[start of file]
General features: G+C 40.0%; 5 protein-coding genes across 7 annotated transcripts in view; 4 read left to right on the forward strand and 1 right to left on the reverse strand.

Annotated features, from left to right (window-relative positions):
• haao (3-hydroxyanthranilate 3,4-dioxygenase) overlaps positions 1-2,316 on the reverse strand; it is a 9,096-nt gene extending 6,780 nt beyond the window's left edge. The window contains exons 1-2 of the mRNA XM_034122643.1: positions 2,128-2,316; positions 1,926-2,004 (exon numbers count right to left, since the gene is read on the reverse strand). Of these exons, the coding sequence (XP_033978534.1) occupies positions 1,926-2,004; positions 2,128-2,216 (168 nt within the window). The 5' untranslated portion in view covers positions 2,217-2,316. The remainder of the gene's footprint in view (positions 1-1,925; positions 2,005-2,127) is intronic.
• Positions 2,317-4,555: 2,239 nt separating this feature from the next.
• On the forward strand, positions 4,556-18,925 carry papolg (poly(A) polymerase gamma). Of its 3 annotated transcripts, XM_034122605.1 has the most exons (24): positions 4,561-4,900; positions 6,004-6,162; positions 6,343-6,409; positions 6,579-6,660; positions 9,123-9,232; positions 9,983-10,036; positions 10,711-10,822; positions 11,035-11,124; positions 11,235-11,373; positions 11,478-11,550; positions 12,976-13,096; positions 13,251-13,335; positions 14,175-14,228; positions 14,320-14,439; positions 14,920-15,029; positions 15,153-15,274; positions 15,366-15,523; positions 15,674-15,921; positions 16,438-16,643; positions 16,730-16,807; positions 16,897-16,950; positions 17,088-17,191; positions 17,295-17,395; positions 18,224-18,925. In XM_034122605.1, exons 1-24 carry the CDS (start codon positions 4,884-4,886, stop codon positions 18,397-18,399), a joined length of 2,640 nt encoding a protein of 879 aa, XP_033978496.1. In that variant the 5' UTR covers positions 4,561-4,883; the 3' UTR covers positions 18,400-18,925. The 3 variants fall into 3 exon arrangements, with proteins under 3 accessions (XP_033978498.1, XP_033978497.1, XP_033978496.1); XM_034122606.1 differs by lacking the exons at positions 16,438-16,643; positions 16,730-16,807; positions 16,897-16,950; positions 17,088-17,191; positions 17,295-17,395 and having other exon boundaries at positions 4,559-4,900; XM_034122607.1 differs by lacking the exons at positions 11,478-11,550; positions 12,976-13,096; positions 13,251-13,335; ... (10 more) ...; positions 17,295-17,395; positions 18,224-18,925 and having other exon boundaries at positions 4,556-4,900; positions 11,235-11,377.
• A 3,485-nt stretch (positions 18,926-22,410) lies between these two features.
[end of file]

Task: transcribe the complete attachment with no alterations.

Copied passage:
General features: G+C 40.0%; 5 protein-coding genes across 7 annotated transcripts in view; 4 read left to right on the forward strand and 1 right to left on the reverse strand.

Annotated features, from left to right (window-relative positions):
• haao (3-hydroxyanthranilate 3,4-dioxygenase) overlaps positions 1-2,316 on the reverse strand; it is a 9,096-nt gene extending 6,780 nt beyond the window's left edge. The window contains exons 1-2 of the mRNA XM_034122643.1: positions 2,128-2,316; positions 1,926-2,004 (exon numbers count right to left, since the gene is read on the reverse strand). Of these exons, the coding sequence (XP_033978534.1) occupies positions 1,926-2,004; positions 2,128-2,216 (168 nt within the window). The 5' untranslated portion in view covers positions 2,217-2,316. The remainder of the gene's footprint in view (positions 1-1,925; positions 2,005-2,127) is intronic.
• Positions 2,317-4,555: 2,239 nt separating this feature from the next.
• On the forward strand, positions 4,556-18,925 carry papolg (poly(A) polymerase gamma). Of its 3 annotated transcripts, XM_034122605.1 has the most exons (24): positions 4,561-4,900; positions 6,004-6,162; positions 6,343-6,409; positions 6,579-6,660; positions 9,123-9,232; positions 9,983-10,036; positions 10,711-10,822; positions 11,035-11,124; positions 11,235-11,373; positions 11,478-11,550; positions 12,976-13,096; positions 13,251-13,335; positions 14,175-14,228; positions 14,320-14,439; positions 14,920-15,029; positions 15,153-15,274; positions 15,366-15,523; positions 15,674-15,921; positions 16,438-16,643; positions 16,730-16,807; positions 16,897-16,950; positions 17,088-17,191; positions 17,295-17,395; positions 18,224-18,925. In XM_034122605.1, exons 1-24 carry the CDS (start codon positions 4,884-4,886, stop codon positions 18,397-18,399), a joined length of 2,640 nt encoding a protein of 879 aa, XP_033978496.1. In that variant the 5' UTR covers positions 4,561-4,883; the 3' UTR covers positions 18,400-18,925. The 3 variants fall into 3 exon arrangements, with proteins under 3 accessions (XP_033978498.1, XP_033978497.1, XP_033978496.1); XM_034122606.1 differs by lacking the exons at positions 16,438-16,643; positions 16,730-16,807; positions 16,897-16,950; positions 17,088-17,191; positions 17,295-17,395 and having other exon boundaries at positions 4,559-4,900; XM_034122607.1 differs by lacking the exons at positions 11,478-11,550; positions 12,976-13,096; positions 13,251-13,335; ... (10 more) ...; positions 17,295-17,395; positions 18,224-18,925 and having other exon boundaries at positions 4,556-4,900; positions 11,235-11,377.
• A 3,485-nt stretch (positions 18,926-22,410) lies between these two features.